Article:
The road to the White House goes through Jerusalem. At least it seems that way as the Israeli capital has become a virtually mandatory stop for politicians of both parties running for president. The latest arrival is Maryland Gov. Martin O'Malley this week, accompanied by a bevy of business execs and Jewish community leaders from his state.
This was not O'Malley's first visit to Israel; he's led trade missions there in the past. This time he has a unique twist, a meeting with former Silver Spring, MD, resident Dov Lipman, a freshman Knesset member from Yesh Atid. O'Malley presented Lipman, a self-described "son of Maryland," with a Washington Redskins jersey with the number 10 and name of the team's star player, Robert Griffin III. Lipman will co-chair the Maryland-Israel Advisory Board, which promotes trade, cultural and other exchanges between the Free State and the Jewish state.
Trade missions are a popular vehicle for governors looking for business for their states, as well as for photo ops and media coverage. Especially if they have visions of the White House dancing in their heads.
The Israelis know how to flatter visiting American politicians, especially presidential wannabes. And if they manage to win the nomination, they get the full treatment. That's what happened to GOP candidate Mitt Romney last year, complete with a virtual endorsement from Prime Minister Bibi Netanyahu. It's too early for that for 2016, but the parade is underway.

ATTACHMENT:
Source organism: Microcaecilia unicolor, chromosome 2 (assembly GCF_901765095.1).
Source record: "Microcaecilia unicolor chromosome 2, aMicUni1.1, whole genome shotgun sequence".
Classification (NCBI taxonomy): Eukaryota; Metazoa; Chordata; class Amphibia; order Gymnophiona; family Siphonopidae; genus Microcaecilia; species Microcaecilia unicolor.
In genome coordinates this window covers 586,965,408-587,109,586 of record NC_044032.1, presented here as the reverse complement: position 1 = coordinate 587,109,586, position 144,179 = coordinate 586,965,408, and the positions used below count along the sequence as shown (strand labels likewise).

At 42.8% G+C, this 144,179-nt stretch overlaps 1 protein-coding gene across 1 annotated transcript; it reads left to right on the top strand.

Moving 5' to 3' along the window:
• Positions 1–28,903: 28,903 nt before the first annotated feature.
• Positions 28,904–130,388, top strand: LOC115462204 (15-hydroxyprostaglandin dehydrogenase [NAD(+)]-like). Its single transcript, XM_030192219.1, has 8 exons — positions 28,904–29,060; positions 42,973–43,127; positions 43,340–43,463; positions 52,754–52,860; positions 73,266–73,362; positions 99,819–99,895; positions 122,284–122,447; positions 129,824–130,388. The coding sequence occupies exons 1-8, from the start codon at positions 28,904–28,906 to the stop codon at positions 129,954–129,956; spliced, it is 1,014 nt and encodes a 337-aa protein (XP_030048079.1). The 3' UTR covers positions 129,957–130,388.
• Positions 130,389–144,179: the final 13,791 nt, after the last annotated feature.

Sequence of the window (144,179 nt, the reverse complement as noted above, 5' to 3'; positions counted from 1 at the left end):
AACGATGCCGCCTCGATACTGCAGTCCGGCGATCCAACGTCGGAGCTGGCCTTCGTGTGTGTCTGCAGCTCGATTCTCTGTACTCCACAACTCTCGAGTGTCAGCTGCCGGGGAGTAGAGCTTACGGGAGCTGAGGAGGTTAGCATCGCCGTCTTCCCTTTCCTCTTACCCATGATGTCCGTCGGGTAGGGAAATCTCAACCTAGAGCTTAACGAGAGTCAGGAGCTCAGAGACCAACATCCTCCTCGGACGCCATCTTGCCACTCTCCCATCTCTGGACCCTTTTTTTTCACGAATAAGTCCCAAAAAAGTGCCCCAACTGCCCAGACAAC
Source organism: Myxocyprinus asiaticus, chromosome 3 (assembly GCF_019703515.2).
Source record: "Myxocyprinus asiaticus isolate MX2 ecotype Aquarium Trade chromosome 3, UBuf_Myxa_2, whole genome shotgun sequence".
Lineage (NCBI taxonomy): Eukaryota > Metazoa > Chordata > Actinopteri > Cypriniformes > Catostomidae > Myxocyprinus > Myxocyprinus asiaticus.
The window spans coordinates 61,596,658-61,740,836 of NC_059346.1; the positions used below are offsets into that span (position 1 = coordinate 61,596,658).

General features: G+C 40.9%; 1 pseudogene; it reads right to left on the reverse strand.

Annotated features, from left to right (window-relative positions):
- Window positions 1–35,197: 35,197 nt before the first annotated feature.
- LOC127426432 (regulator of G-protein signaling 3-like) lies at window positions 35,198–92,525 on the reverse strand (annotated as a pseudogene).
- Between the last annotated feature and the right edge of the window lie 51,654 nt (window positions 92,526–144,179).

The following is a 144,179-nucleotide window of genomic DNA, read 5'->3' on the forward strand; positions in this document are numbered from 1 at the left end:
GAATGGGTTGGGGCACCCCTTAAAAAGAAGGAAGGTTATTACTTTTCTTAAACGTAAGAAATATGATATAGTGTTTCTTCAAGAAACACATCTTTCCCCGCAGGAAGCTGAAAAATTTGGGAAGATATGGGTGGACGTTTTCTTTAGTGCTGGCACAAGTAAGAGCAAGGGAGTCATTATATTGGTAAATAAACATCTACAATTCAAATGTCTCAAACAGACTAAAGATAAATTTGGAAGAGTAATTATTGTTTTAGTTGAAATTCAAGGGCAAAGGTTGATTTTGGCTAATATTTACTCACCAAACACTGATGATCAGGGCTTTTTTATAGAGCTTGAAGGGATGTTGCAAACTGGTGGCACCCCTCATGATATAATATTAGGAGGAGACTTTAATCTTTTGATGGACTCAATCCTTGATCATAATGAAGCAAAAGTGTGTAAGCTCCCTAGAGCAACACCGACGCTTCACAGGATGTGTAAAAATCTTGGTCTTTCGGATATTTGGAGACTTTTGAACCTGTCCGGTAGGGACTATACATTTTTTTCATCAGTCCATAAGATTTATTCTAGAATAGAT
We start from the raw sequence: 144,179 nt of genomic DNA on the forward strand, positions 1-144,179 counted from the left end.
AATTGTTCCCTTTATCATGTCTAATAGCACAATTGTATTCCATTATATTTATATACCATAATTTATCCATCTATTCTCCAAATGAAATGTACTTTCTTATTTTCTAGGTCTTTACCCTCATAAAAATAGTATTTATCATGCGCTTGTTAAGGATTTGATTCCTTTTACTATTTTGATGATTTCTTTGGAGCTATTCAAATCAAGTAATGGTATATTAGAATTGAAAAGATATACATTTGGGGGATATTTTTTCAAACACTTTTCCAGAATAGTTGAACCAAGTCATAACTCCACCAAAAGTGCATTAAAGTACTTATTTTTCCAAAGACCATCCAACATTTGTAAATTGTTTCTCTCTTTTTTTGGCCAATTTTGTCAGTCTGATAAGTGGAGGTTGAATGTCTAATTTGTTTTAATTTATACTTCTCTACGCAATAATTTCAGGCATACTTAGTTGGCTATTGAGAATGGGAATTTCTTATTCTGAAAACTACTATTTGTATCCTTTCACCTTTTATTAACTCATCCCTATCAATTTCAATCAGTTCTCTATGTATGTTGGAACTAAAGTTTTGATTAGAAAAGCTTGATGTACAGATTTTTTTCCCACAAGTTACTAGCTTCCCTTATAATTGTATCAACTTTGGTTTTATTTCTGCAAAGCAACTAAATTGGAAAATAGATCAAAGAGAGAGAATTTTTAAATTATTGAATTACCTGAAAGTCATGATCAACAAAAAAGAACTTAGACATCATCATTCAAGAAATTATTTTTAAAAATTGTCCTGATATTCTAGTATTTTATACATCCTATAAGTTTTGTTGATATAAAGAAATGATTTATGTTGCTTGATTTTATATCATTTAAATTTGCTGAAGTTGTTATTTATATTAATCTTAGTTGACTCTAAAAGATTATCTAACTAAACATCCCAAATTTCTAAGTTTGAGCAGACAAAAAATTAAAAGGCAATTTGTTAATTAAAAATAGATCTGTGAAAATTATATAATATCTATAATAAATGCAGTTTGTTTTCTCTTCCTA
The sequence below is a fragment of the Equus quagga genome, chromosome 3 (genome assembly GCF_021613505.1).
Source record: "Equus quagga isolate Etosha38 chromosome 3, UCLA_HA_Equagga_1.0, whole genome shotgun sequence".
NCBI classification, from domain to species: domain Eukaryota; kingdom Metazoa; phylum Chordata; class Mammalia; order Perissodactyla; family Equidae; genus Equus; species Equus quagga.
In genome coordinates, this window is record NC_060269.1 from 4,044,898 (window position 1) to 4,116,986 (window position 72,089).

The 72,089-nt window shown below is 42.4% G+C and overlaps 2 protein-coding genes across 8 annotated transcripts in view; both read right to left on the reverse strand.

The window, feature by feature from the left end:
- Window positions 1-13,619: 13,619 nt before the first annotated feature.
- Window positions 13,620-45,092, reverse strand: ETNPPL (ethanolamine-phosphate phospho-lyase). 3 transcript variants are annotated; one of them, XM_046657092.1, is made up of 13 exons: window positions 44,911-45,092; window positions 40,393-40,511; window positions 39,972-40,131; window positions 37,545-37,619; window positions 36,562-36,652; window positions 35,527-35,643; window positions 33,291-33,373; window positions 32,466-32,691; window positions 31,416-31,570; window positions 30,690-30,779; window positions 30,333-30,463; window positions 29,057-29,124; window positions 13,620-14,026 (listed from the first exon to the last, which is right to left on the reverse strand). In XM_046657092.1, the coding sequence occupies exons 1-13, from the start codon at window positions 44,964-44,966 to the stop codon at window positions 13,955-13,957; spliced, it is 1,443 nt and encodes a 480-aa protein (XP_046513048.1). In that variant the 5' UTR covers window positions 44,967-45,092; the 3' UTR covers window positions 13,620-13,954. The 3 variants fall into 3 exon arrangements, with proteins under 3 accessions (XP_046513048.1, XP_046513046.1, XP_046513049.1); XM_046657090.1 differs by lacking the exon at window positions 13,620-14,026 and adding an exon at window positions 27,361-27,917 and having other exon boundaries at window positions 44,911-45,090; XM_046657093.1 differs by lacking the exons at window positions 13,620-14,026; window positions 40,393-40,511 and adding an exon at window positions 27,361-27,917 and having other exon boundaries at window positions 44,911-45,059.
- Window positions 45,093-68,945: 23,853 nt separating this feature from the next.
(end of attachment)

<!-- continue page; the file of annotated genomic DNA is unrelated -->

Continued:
Senators Barack Obama (D-Illinois) and John McCain (R-Arizona) visited Israel prior to their 2008 election face-off. Obama returned as President earlier this year and McCain has made several trips.
2016 presidential wannabes have already begun making the ritual pilgrimage to the Holy Land. Sen. Rand Paul (R-Kentucky), who claims to be a friend of Israel despite his desire to cut or eliminate foreign aid, went in January followed a month later by Sen. Marco Rubio (R-Florida), who toasted PM Netanyahu with water bottles. Sen. Kirstin Gillebrand (D-New York), who jump in if her Senate predecessor, Hillary Clinton, doesn't run, went this month.
Several other senators have also visited this year, some running for reelection and some may have yet-to-be revealed presidential ambitions: Sheldon Whitehouse (D-Rhode Island), Kelly Ayotte (R-New Hampshire), Richard Blumenthal (D-Connecticut), Christopher Coons (D-Delaware) and Lindsey Graham (R-South Carolina).
Not all visiting pols are running for president. Colorado Gov. John Hickenlooper was there earlier this month on what his office said was a personal visit. New Jersey Gov. Chris Christie went last year and insisted he wasn't interested in the White House. But don't count him out. Meanwhile, keep checking on politicians visiting to Israel.
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